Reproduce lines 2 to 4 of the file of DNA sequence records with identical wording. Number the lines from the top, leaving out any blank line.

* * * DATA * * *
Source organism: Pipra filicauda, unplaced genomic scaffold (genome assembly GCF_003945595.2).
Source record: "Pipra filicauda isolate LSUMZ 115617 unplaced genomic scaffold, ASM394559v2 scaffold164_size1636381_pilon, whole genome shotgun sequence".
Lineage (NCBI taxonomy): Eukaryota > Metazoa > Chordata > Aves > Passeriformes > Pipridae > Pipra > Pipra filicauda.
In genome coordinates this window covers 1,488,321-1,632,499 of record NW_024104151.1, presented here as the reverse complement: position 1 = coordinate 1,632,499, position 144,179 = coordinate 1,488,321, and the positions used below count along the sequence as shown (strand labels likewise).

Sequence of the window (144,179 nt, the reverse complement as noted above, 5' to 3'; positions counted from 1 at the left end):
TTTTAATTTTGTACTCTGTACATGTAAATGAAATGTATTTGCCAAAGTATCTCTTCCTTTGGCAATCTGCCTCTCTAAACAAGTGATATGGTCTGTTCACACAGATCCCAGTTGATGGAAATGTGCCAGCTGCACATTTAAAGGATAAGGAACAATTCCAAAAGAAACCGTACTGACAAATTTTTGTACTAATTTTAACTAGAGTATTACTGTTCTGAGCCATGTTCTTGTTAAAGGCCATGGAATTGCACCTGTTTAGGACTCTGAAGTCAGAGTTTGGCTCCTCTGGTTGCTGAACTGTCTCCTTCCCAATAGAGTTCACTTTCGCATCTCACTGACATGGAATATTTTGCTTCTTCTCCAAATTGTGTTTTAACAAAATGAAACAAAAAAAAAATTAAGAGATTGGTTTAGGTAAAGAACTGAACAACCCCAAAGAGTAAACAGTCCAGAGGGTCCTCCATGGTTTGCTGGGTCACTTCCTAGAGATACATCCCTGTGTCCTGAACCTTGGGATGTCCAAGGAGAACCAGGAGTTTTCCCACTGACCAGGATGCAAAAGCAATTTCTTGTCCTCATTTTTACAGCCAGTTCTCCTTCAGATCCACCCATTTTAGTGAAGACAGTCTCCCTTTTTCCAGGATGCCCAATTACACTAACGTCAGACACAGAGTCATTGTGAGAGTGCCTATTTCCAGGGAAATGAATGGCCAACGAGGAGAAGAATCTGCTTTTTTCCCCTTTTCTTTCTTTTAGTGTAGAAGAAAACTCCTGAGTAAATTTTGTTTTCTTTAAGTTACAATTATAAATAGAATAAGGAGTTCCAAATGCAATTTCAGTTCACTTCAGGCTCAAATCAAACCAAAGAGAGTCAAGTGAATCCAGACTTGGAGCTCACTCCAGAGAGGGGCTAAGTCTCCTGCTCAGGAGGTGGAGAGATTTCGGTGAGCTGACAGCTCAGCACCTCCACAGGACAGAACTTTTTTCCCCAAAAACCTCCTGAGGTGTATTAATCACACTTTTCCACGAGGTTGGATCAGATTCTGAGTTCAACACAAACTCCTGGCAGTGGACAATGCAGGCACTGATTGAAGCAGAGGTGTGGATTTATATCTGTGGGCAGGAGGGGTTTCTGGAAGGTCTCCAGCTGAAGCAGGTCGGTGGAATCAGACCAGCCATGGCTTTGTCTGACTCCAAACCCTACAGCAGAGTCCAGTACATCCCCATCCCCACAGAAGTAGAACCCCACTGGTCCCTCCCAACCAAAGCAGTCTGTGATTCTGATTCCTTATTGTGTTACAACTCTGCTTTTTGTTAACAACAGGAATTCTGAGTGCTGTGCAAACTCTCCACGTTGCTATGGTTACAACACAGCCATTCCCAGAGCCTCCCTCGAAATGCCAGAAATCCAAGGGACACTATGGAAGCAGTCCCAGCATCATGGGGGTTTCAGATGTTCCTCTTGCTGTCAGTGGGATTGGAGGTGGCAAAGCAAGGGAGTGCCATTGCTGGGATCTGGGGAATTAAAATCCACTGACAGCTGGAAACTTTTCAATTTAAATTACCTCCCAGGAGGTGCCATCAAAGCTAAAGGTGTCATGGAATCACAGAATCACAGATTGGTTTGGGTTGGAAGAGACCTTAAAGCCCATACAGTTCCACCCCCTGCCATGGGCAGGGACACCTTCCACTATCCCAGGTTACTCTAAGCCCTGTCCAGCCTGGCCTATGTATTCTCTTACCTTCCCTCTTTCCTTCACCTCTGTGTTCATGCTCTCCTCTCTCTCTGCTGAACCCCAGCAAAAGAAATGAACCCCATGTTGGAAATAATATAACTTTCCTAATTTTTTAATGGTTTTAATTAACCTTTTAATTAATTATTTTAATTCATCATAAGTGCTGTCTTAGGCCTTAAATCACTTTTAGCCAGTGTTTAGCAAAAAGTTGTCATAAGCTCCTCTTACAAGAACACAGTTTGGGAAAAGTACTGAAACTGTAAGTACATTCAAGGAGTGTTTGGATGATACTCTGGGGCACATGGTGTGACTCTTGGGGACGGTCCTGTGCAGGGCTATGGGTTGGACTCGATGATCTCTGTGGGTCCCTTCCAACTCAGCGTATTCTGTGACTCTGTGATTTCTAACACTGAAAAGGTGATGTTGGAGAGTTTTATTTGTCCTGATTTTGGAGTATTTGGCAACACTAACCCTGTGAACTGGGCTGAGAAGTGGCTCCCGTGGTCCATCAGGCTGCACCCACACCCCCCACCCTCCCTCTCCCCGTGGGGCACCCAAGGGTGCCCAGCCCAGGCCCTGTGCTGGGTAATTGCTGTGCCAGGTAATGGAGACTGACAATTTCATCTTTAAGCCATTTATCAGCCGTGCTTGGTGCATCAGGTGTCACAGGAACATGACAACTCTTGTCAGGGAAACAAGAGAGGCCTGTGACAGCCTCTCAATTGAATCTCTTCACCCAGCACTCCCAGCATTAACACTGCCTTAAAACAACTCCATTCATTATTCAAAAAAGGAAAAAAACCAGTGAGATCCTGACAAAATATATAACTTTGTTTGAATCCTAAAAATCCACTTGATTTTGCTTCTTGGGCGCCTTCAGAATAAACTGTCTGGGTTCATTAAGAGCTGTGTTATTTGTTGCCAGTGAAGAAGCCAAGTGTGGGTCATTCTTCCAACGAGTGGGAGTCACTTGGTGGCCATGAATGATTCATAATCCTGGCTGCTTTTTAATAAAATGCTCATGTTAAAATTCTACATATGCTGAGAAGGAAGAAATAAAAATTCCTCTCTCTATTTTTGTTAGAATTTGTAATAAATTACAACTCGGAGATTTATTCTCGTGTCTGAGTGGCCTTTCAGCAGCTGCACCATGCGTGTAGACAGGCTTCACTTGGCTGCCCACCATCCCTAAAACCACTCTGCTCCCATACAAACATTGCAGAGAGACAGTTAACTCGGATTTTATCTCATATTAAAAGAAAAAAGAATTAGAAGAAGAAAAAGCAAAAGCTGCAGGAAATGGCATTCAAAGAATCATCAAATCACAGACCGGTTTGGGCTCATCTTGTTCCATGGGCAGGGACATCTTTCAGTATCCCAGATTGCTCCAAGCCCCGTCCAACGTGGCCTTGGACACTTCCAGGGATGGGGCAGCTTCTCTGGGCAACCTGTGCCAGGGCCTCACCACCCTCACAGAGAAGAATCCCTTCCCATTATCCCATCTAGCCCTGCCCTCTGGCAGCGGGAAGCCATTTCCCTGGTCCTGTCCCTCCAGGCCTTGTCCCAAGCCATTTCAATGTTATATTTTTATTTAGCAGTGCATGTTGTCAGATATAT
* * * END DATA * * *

Source record: "Pipra filicauda isolate LSUMZ 115617 unplaced genomic scaffold, ASM394559v2 scaffold164_size1636381_pilon, whole genome shotgun sequence".
Lineage (NCBI taxonomy): Eukaryota > Metazoa > Chordata > Aves > Passeriformes > Pipridae > Pipra > Pipra filicauda.
In genome coordinates this window covers 1,488,321-1,632,499 of record NW_024104151.1, presented here as the reverse complement: position 1 = coordinate 1,632,499, position 144,179 = coordinate 1,488,321, and the positions used below count along the sequence as shown (strand labels likewise).